This Photographer Wants to #EmpowerAllBodies
While many celebrated Lane Bryant's body-positive "I'm No Angel" campaign — a response to Victoria's Secret's failed "Perfect Body" campaign — others observed that Lane Bryant's plus-size models still fit the idealized hourglass shape. But blogger and activist Jes Baker joined forces with photographer Jade Clark to launch #EmpowerAllBodies, a photo series pushing Lane Bryant to be even more inclusive in its campaign that touts diversity.
"When we, as a society, fail to include diverse bodies in our media, the message becomes clear to those excluded: You are unworthy of taking up space," Baker wrote in an open letter to Lane Bryant CEO Linda Heasley. "It's a powerful message that settles into the core of those who aren't represented. #ImNoAngel, seemingly attempts to convey empowerment for plus-sized women, but instead has continued to perpetuate this exact same message."
"I'm going to ask you to consider including some of the following next time: Cellulite; 90% of women have it," Baker wrote. "Bellies; many plus women don't have flat torsos. All abilities; we're all inherently sexy. Transgender women; they're 'all woman' too. Small boobs and wide waists; we're not all 'proportional.' Stretch marks and wrinkles; they're trophies of a life lived."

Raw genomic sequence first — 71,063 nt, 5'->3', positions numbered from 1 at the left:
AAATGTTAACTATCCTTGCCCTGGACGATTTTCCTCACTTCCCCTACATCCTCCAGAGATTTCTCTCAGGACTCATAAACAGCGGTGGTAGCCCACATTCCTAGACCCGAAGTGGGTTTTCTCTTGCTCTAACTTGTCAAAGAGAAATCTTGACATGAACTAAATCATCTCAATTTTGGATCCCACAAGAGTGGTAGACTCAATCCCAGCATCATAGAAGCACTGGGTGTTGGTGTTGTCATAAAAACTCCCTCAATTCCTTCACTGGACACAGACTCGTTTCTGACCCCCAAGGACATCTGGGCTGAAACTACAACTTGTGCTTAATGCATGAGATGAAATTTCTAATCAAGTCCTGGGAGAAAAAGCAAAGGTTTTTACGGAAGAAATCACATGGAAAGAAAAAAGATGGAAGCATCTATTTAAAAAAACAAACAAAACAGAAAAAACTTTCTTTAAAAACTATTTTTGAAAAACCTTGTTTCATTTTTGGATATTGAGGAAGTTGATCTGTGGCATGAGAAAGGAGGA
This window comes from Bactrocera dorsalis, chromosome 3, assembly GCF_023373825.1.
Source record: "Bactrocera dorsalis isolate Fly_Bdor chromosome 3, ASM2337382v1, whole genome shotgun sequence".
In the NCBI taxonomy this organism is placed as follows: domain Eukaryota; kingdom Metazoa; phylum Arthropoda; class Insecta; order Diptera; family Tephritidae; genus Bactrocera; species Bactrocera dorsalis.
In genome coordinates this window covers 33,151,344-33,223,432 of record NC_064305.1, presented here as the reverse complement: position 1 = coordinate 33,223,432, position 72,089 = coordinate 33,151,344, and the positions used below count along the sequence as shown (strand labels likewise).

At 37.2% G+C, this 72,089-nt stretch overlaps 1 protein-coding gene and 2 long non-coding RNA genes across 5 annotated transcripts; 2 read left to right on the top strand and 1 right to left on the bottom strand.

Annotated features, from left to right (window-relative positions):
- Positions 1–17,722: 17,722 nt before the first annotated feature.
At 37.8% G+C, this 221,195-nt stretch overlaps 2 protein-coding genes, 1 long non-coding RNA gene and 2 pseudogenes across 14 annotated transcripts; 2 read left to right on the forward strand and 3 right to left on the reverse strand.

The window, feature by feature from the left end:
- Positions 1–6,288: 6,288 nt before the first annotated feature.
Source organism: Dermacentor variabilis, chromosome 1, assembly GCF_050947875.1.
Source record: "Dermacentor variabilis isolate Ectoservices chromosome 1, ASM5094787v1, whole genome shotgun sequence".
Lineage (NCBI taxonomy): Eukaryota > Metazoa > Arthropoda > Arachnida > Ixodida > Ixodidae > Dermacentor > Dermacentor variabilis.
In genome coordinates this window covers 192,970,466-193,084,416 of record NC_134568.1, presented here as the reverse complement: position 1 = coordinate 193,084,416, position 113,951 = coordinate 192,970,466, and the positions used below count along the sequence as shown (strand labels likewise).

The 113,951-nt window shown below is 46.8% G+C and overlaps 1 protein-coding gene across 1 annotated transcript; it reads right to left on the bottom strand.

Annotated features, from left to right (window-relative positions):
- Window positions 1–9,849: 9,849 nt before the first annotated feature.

Though individuals who refuse to accept Lane Bryant's campaign, Baker wrote, are often told they're "'whining' about a 'first-world problem.'" But writing off these complaints, she says, ignores the damage incurred by failing to represent diverse bodies, including "low self-esteem, body dysmorphia, eating disorders, and other severe body image-related issues."
Studies back Baker up: Media representations affect women's self-esteem. Therefore, Baker writes, "it's critical that we #EmpowerALLBodies, and it's more important to do so than we think."
While the body positive revolution certainly hasn't yet been won in mainstream media, efforts like #EmpowerAllBodies demonstrate the important way activists and creatives are pushing back to change body images from the bottom up. Companies like Lane Bryant should embrace the values they promote into future campaigns, bringing us one step closer to truly diverse media representation — it's likely that its consumers will appreciate the effort.